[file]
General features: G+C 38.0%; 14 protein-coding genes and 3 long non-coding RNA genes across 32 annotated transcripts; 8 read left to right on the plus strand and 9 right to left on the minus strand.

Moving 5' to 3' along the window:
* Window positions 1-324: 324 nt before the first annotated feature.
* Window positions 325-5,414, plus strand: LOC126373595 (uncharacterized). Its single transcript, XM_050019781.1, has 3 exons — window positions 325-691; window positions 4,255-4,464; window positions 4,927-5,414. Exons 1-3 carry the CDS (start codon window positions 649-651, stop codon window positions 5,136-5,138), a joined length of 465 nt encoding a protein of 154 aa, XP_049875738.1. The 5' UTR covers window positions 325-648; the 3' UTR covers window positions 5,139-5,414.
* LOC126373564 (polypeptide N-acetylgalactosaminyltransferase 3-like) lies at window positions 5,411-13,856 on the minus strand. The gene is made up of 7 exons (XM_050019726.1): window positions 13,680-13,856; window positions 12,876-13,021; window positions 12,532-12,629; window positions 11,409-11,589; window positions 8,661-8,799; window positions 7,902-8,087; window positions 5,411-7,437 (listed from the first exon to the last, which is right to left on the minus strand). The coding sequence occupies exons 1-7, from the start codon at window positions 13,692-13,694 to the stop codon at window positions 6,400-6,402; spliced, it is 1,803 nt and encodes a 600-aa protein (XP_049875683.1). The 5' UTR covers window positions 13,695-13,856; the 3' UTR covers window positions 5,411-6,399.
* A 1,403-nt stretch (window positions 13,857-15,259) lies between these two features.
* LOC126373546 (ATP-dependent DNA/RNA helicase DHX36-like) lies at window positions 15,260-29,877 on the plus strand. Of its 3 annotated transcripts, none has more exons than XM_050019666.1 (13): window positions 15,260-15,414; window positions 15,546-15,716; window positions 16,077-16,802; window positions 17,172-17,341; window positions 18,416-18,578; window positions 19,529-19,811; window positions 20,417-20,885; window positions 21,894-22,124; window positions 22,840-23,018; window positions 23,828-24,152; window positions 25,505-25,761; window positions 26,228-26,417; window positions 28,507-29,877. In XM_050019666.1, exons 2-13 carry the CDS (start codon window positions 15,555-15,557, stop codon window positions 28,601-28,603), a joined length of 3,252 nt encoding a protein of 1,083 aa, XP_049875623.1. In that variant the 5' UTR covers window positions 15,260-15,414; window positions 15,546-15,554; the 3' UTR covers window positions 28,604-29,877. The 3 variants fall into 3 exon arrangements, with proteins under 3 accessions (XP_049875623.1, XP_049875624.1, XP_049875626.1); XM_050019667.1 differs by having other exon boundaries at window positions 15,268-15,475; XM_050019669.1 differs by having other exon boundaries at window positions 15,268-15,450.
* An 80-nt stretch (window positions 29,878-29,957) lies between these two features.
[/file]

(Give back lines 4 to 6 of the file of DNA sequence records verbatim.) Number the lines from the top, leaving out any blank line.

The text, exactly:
* Window positions 325-5,414, plus strand: LOC126373595 (uncharacterized). Its single transcript, XM_050019781.1, has 3 exons — window positions 325-691; window positions 4,255-4,464; window positions 4,927-5,414. Exons 1-3 carry the CDS (start codon window positions 649-651, stop codon window positions 5,136-5,138), a joined length of 465 nt encoding a protein of 154 aa, XP_049875738.1. The 5' UTR covers window positions 325-648; the 3' UTR covers window positions 5,139-5,414.
* LOC126373564 (polypeptide N-acetylgalactosaminyltransferase 3-like) lies at window positions 5,411-13,856 on the minus strand. The gene is made up of 7 exons (XM_050019726.1): window positions 13,680-13,856; window positions 12,876-13,021; window positions 12,532-12,629; window positions 11,409-11,589; window positions 8,661-8,799; window positions 7,902-8,087; window positions 5,411-7,437 (listed from the first exon to the last, which is right to left on the minus strand). The coding sequence occupies exons 1-7, from the start codon at window positions 13,692-13,694 to the stop codon at window positions 6,400-6,402; spliced, it is 1,803 nt and encodes a 600-aa protein (XP_049875683.1). The 5' UTR covers window positions 13,695-13,856; the 3' UTR covers window positions 5,411-6,399.
* A 1,403-nt stretch (window positions 13,857-15,259) lies between these two features.